Many people consider marine collagen preferable to bovine for environmental reasons. They point to the goals of the European zero-waste strategy. “A zero-waste plan would use far fewer new raw materials and send no waste materials to landfills," noted scientists.

It is reported that the seafood industry discards 75% of a fish's body weight. Although the bones, scales, and skin are not needed by the industry, those parts are collagen-rich. The use of fish to create marine collagen reduces waste and offers a safer source of collagen. Although there are pollutants in the water, wild-caught fish aren't treated with antibiotics or hormones.

Of the small number of studies about collagen, those that involve marine sources of collagen are rare. The preliminary studies done mainly revolve around the positive impact marine collagen has on skin and stalling signs of aging. That's not to say that marine collagen doesn't have the potential for other health benefits, but no studies specifically support that.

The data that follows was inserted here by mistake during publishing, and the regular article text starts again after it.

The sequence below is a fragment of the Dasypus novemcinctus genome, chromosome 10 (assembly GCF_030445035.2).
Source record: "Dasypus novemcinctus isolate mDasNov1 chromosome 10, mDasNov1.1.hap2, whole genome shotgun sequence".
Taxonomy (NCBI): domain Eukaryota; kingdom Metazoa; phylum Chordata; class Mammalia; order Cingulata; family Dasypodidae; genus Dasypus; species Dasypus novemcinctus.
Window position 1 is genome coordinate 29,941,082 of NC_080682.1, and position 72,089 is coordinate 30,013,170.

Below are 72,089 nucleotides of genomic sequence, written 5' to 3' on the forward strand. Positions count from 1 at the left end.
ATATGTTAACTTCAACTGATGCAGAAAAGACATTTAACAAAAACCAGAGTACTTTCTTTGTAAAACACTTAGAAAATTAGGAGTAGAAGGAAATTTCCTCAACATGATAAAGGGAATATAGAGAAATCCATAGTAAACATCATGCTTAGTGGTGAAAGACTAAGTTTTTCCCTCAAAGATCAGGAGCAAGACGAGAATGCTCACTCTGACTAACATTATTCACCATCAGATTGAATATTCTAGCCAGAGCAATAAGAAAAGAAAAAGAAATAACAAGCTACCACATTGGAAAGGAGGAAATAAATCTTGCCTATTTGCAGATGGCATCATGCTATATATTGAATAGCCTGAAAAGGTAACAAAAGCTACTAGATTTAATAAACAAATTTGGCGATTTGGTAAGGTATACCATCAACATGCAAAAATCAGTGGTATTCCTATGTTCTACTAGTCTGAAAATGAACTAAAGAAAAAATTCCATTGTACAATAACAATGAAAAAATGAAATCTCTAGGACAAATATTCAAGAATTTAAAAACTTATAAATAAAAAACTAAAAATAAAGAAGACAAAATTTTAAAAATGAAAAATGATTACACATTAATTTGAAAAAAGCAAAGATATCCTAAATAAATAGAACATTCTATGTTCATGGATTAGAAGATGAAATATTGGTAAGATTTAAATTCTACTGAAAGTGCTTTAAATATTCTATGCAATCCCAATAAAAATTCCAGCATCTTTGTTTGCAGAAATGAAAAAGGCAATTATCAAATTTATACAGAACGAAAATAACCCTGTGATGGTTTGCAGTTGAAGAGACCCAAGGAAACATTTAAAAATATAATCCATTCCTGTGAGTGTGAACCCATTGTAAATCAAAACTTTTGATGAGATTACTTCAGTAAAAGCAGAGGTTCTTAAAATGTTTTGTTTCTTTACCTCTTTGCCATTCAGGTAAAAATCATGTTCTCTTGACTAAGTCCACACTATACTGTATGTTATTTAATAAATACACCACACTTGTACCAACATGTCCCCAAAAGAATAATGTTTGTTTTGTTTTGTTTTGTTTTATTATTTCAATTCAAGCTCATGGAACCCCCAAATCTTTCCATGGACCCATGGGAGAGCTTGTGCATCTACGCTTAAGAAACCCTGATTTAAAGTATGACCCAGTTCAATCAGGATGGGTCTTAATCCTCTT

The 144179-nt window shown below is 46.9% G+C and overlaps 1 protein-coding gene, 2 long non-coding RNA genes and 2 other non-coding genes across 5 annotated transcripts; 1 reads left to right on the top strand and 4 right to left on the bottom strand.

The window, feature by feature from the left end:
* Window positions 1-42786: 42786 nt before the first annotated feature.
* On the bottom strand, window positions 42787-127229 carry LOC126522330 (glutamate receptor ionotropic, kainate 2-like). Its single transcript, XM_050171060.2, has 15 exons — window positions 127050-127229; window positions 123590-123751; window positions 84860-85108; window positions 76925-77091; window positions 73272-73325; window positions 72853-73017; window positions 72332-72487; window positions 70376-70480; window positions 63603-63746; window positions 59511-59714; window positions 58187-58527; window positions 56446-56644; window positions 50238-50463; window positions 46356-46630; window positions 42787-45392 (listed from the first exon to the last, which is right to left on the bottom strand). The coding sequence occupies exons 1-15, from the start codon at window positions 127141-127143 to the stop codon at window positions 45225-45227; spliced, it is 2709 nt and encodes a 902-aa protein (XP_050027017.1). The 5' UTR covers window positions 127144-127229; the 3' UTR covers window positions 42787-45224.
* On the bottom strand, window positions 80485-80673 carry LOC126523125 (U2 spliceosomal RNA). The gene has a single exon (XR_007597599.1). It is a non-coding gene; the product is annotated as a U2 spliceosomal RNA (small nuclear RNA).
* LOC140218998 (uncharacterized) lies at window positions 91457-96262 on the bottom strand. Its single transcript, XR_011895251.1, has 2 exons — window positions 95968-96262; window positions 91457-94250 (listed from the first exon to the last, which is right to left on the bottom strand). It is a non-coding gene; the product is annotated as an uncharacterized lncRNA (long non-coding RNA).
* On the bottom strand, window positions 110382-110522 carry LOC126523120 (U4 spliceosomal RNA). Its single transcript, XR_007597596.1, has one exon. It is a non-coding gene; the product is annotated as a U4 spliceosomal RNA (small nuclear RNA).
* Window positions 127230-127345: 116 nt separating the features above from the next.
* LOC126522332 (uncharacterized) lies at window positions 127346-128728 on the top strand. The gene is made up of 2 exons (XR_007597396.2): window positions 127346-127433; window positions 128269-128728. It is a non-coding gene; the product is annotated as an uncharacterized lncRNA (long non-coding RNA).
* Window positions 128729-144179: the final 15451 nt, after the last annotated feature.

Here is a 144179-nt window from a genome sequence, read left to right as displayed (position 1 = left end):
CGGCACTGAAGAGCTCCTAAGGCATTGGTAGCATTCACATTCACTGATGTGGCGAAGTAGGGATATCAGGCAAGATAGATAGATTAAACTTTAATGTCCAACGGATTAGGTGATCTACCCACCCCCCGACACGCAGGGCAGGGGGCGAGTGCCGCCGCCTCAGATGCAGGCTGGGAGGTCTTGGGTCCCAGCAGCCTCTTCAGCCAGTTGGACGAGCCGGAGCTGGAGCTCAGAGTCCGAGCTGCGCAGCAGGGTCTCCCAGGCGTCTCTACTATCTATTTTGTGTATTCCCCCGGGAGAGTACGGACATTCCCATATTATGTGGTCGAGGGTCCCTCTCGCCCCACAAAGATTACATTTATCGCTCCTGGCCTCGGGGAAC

So, Who Wins? Bovine Collagen or Marine Collagen?

Both bovine and marine collagen have different properties that impact different parts of the body. So, one form of collagen may be "better" for your particular needs.

The most common types of collagen and how they work include the following:

  • Type I: This is the strongest class for bones, skin, tendons, connective tissues, ligaments, and cornea. Also stylized as Type 1, this is found in both bovine and marine collagen.
  • Type II: Mainly found in cartilage, including the long bones at the joints. It is found in both bovine and marine collagen.
  • Type III: This is in the collagen that makes up significant parts of your skin, vessel walls, and individual fibers of most tissues (lungs, liver, spleen). It is found in bovine collagen.
  • Type V and X: Both types of collagen play relatively minor roles. One function of Type V is to work with Type II in joint collagen. Type X is often called the "network-forming collagen." Both are found in bovine collagen.